Any time you’re competing against another person, there’s a part of you that’s trying to “get inside” your opponent’s head. We’re always trying to have an idea of what our opponent is thinking and what moves he is going to try and pull on you. And if you’re opponent is a lot bigger or stronger than you are, you sure as heck better be trying to get in his head… if you want to avoid tapping out.
Unfortunately, it’s not always possible to gauge what the big guys are planning. Wouldn’t it be nice if those bigger practitioners would just come out and tell us what their weaknesses are, how to exploit them and just tell us what we need to do to beat them?
Well, it just so happens that we’ve sourced some useful advice from a big BJJ practitioner (Evan from Richmond Self Defense), and he’s spilling the beans so we know what to do the next time we’re going up against a behemoth on the mat.
How To Beat A Larger Opponent In BJJ
Prior to training in BJJ, the concept of being held in one place and having to submit to someone’s imposition was foreign to me. Now, I like BJJ BECAUSE smaller opponents can control and tap me. They can take away my attributes and level the playing field. This is fun and exciting! As such, I like to help my training partners learn to shut me down. This forces me to play Smaller-style BJJ which makes me better in the long run (selfish!). By nature, this takes practice on the smaller player’s part. So, grab your local Behemoth and try the following:
5. Conservation of Energy – You are working out of a deficit. There is a really good chance that since I am bigger, I’m also stronger than you. By nature big guys can make you work harder. This is because they have more mass and are used to pushing it around all day, it’s science fact! A great way to combat this deficit is using slow methodical movements to cover ground inch by inch. Sometimes though, you can beat a bigger guy by being faster. Hang on a sec Lightning Larry, attribute based games are what you want to avoid, right? Speaking from my own experience I want you to spaz out, flail about, and wear yourself out. You will be exhausted and give me submissions just to get me off of you. Save your energy for the pure technical movements that will turn the tide for you.
4. Never shy away from rolling with larger opponents (Disclaimer: DO shy away from larger UNSAFE opponents) – Provided your larger training partner is a relatively safe individual; you should never shy away from rolling with him/her. “I’m tired and you’re just going to smash me.” That’s probably true at first. You really should take the opportunity even if it is harder. The the more you roll with larger opponents, the more comfortable you will be doing so. A blue belt I train with never misses an opportunity to roll with me because and I quote “If it works on you, Big man, I know it works”. I believe this is a fundamental concept in BJJ. This is what it’s all about. A smaller person controlling a larger one to great effect.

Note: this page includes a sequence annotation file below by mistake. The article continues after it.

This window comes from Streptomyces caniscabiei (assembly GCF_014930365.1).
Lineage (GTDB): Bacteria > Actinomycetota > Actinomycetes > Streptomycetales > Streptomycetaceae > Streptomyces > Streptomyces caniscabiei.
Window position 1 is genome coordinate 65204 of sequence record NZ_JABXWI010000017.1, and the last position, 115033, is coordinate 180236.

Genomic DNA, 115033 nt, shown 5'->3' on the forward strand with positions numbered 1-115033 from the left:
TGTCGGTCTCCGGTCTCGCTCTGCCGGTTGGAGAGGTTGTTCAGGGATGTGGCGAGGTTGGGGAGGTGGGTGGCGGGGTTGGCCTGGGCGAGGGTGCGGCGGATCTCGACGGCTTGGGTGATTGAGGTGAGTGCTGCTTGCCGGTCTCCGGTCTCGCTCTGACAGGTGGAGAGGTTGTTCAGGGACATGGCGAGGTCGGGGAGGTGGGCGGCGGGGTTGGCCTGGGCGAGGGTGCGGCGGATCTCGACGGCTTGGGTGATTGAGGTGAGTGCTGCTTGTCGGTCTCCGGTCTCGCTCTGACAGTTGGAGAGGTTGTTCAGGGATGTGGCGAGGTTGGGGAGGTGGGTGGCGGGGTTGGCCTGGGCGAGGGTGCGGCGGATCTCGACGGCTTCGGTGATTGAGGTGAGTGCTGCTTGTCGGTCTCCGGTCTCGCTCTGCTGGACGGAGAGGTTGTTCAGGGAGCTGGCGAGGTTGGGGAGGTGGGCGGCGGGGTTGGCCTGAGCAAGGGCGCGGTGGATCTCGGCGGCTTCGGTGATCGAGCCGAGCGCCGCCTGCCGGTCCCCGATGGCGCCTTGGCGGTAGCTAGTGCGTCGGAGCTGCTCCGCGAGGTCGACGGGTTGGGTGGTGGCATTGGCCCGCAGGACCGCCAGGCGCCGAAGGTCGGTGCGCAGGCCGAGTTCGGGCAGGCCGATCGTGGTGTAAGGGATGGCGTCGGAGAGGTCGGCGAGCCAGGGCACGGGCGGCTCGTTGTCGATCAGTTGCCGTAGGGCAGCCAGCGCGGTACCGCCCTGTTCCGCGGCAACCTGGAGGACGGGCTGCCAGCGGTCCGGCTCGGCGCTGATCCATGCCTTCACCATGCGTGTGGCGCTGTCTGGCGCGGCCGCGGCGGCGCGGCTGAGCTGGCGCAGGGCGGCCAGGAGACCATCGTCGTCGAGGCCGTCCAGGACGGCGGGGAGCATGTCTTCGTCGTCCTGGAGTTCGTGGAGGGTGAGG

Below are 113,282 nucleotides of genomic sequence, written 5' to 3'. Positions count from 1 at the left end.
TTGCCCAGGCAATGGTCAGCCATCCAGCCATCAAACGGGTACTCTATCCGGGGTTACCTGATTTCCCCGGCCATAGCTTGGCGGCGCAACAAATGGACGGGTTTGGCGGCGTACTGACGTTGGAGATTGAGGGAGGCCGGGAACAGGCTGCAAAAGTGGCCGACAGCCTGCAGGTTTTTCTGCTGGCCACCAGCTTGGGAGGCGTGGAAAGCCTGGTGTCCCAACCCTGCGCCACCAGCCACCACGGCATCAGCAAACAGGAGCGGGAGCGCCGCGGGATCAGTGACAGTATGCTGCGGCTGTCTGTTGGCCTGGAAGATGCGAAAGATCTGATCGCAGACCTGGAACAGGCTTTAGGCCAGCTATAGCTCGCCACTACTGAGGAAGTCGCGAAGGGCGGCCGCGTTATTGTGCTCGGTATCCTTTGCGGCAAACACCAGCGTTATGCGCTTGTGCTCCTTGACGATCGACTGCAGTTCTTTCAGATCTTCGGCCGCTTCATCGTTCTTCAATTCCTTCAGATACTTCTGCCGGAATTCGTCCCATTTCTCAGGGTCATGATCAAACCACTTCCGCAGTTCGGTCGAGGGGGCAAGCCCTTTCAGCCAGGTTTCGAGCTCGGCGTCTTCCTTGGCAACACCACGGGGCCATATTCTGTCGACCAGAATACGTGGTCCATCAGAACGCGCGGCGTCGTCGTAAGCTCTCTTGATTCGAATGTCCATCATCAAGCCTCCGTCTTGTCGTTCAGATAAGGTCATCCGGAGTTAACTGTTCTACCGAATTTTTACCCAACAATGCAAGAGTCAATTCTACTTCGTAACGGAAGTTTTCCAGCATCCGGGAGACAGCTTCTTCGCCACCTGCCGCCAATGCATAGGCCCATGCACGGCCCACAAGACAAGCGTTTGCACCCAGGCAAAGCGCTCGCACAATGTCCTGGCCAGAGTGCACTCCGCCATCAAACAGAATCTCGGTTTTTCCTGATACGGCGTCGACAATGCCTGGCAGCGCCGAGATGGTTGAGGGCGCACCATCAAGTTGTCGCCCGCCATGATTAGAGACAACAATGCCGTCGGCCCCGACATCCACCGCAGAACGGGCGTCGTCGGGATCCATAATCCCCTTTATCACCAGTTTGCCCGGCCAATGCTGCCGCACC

3. Be two positions ahead – One purple belt I have trained with consistently was absolutely always two positions ahead of me. Not only would he be defensive, but while defending my attempts to smash/crush/hulk my way to a position, he was secretly mounting an offense. His defense was to mount an offense two movements ahead. Over time, I began to see that this was happening and have tried to adopt the same mentality when I am in the size deficit (It happens occasionally). The trick here is transitioning to where you want to be, not where you are now.
2. Be assertive with your defense – Assert your position by bracing your frames/grips with technique and confidence. You will be surprised how little it takes to keep a larger opponent at bay or under control. There have been so many times in my BJJ career that I’ve gotten past a more technical opponent because they mentally beat themselves at the start of our roll. If you start with a defeated attitude, the outcome will follow. Granted, pure belief in yourself is not going to make you the top BJJ contender in the world. It does go a long way to mentally keeping you in the roll. A self-defeating attitude never succeeds.
1. Control is really spelled H-I-P-S – I can tell you right now, there are guys and gals half my size that can effortlessly control me by shutting down my hips. While the bigger opponent has larger scale hips, they work the same. Shut them down with proper leverage and grips. Under no circumstances let the larger opponent get his (or her) hips back into play. When my hips are shut down, I can only use an exhaustive, strength based series of movements. That starts the downhill slide for me. The blood is in the theoretical water.
Source: Richmond Self Defense
Okay all you little BJJ practitioners, there you have it that’s how to beat a larger opponent in BJJ. What more could you ask for then to have a big, experienced BJJ practitioner telling you five easy steps to beat larger practitioners? Unless you plan on only rolling with smaller students and practitioners and don’t see the inherent value of learning to roll with the big dogs, this is the kind of information that you can’t afford to overlook.
Strategy is always important. But when you are outweighed and out-muscled by your opponent, you need to have a definite game plan in place. With these five steps, you should be able to put together a solid strategy to take out those larger opponents. Remember, though, it won’t be easy. You’ll still have to work hard. But by keeping these tips in mind, you should begin to fare much better against bigger opponents.
If you’re like us, and love the fact that smaller opponents can hang with the bigger practitioners (as Helio Gracie designed BJJ to be for), and even beat them, then please click on the “Like” button below this post.